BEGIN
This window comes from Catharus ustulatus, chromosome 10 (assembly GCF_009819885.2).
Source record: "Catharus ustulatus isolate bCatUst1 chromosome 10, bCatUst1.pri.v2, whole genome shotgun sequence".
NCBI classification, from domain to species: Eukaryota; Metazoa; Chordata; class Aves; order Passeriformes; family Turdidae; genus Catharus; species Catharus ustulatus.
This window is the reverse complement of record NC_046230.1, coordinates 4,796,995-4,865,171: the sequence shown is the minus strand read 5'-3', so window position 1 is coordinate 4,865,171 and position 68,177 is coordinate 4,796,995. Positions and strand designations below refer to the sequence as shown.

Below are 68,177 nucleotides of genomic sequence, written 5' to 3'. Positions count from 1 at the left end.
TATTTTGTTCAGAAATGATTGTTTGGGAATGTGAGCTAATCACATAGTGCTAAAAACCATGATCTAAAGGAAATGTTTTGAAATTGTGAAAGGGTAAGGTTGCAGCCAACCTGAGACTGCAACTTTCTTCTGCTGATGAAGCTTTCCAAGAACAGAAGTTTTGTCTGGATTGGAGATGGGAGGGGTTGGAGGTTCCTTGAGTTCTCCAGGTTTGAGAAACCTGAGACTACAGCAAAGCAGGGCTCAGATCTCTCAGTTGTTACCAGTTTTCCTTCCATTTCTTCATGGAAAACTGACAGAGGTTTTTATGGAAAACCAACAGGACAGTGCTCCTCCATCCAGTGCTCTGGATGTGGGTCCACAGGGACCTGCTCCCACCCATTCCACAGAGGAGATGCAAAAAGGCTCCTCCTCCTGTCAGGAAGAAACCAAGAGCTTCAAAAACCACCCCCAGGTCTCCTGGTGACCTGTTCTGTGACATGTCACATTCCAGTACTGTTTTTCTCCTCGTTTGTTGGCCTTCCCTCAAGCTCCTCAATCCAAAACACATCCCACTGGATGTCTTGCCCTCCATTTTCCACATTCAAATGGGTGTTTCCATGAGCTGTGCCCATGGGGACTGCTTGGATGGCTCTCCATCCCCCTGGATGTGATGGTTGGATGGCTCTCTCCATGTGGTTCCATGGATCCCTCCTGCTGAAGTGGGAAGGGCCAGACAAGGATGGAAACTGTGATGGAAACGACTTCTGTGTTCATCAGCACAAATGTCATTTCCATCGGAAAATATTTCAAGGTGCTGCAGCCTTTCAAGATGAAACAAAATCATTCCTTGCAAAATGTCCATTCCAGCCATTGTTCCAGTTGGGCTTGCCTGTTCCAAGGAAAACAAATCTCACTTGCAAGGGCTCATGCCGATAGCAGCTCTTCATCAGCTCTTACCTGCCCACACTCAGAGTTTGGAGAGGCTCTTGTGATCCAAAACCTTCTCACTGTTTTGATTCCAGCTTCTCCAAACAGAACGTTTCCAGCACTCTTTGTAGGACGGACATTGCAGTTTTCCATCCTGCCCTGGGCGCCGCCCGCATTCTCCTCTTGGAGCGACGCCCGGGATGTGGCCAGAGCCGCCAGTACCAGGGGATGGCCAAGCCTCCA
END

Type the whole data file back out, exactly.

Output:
This window comes from Catharus ustulatus, chromosome 10 (assembly GCF_009819885.2).
Source record: "Catharus ustulatus isolate bCatUst1 chromosome 10, bCatUst1.pri.v2, whole genome shotgun sequence".
NCBI classification, from domain to species: Eukaryota; Metazoa; Chordata; class Aves; order Passeriformes; family Turdidae; genus Catharus; species Catharus ustulatus.
This window is the reverse complement of record NC_046230.1, coordinates 4,796,995-4,865,171: the sequence shown is the minus strand read 5'-3', so window position 1 is coordinate 4,865,171 and position 68,177 is coordinate 4,796,995. Positions and strand designations below refer to the sequence as shown.

Below are 68,177 nucleotides of genomic sequence, written 5' to 3'. Positions count from 1 at the left end.
TATTTTGTTCAGAAATGATTGTTTGGGAATGTGAGCTAATCACATAGTGCTAAAAACCATGATCTAAAGGAAATGTTTTGAAATTGTGAAAGGGTAAGGTTGCAGCCAACCTGAGACTGCAACTTTCTTCTGCTGATGAAGCTTTCCAAGAACAGAAGTTTTGTCTGGATTGGAGATGGGAGGGGTTGGAGGTTCCTTGAGTTCTCCAGGTTTGAGAAACCTGAGACTACAGCAAAGCAGGGCTCAGATCTCTCAGTTGTTACCAGTTTTCCTTCCATTTCTTCATGGAAAACTGACAGAGGTTTTTATGGAAAACCAACAGGACAGTGCTCCTCCATCCAGTGCTCTGGATGTGGGTCCACAGGGACCTGCTCCCACCCATTCCACAGAGGAGATGCAAAAAGGCTCCTCCTCCTGTCAGGAAGAAACCAAGAGCTTCAAAAACCACCCCCAGGTCTCCTGGTGACCTGTTCTGTGACATGTCACATTCCAGTACTGTTTTTCTCCTCGTTTGTTGGCCTTCCCTCAAGCTCCTCAATCCAAAACACATCCCACTGGATGTCTTGCCCTCCATTTTCCACATTCAAATGGGTGTTTCCATGAGCTGTGCCCATGGGGACTGCTTGGATGGCTCTCCATCCCCCTGGATGTGATGGTTGGATGGCTCTCTCCATGTGGTTCCATGGATCCCTCCTGCTGAAGTGGGAAGGGCCAGACAAGGATGGAAACTGTGATGGAAACGACTTCTGTGTTCATCAGCACAAATGTCATTTCCATCGGAAAATATTTCAAGGTGCTGCAGCCTTTCAAGATGAAACAAAATCATTCCTTGCAAAATGTCCATTCCAGCCATTGTTCCAGTTGGGCTTGCCTGTTCCAAGGAAAACAAATCTCACTTGCAAGGGCTCATGCCGATAGCAGCTCTTCATCAGCTCTTACCTGCCCACACTCAGAGTTTGGAGAGGCTCTTGTGATCCAAAACCTTCTCACTGTTTTGATTCCAGCTTCTCCAAACAGAACGTTTCCAGCACTCTTTGTAGGACGGACATTGCAGTTTTCCATCCTGCCCTGGGCGCCGCCCGCATTCTCCTCTTGGAGCGACGCCCGGGATGTGGCCAGAGCCGCCAGTACCAGGGGATGGCCAAGCCTCCA